Saturday, November 15th — The Tristram Shandy Paradox

November 16, 2008

Today I Learned…

…about the Tristram Shandy paradox, originally formulated by philosopher, logician, and all around smart guy Bertrand Russell.  It is as follows:

Tristram Shandy is writing a detailed autobiography, where each day of his life is documented in extraordinary detail.  However, he is a remarkably slow writer, and it takes him a whole year to write about one day.  The question is this: given infinite time, will Shandy ever finish his autobiography if his continues at this rate?

You’d think at first inspection that he wouldn’t, because he just keeps falling further and further behind.  However, this is the strange thing about infinity — he will finish.  The crux of the proof is as follows:  imagine two lines, one of which has a point on it for every day that Shandy has to write about, the other with a point for every year he needs to actually do the writing.  You can construct a set of ordered pairs {(d,y)} where d is a point on the first line and y is a point on the second establishing a one-to-one correspondance between the two sets.  Therefore, even though both sets are infinitely large, and it seems that the set of days is more dense than the set of years, the cardinalities of the sets are equal — they are both aleph-null.  That’s just one of the weird things about infinity.

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3 Responses to “Saturday, November 15th — The Tristram Shandy Paradox”

  1. Alex Says:

    One of those cases where math proofs kind of miss the point. While this setup is true and provable, it only works if you accept Russell’s initial layout. I don’t. All he’s proven – and think about this for a minute – is that there will be one page for every day Shandy lives, which was in his initial premise. That’s all he has truly demonstrated – what he started with.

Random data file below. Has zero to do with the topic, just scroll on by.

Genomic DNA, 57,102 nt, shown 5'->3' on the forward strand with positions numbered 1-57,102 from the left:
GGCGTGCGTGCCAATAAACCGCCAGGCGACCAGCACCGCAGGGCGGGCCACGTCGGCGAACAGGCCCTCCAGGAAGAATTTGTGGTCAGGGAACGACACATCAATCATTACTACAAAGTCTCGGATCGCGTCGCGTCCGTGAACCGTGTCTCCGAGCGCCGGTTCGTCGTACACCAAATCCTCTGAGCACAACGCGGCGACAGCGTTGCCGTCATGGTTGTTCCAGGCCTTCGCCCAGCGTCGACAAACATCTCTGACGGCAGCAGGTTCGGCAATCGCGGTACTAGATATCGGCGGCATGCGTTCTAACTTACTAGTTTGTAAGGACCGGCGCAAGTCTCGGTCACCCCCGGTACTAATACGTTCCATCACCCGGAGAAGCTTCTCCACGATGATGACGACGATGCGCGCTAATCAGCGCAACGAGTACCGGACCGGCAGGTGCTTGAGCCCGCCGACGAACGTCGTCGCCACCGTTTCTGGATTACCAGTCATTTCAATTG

I’m going to instead put both sets onto a single line, representing time elapsed. For every integral point D, representing a number of days since the beginning of events in Shandy’s book, there is a corresponding point Y, representing when he’ll finish writing about it, that is 365 (.25, but who’s counting?) times farther down the timeline. The longer he goes, the farther behind he gets. Given infinite time the distance between any point D and its corresponding Y will become infinite.

    On the plus side, it’s not as bad as Zeno’s paradox, which I can disprove by walking a few steps.

  2. Raf Says:

    I agree that the notion of ‘finish’ here is a bit hazy, so the discussion is a bit ungrounded. For Zeno’s “paradox”, doesn’t everything make perfect sense if you think of motion (a concept philosophers apparently had a hard time with) as a path in four dimensions?

  3. lenfirewood Says:

    Fascinating post – you have an interesting blog here that compares well in terms of interest with many commercial online “zines” that I have seen. Good work 🙂


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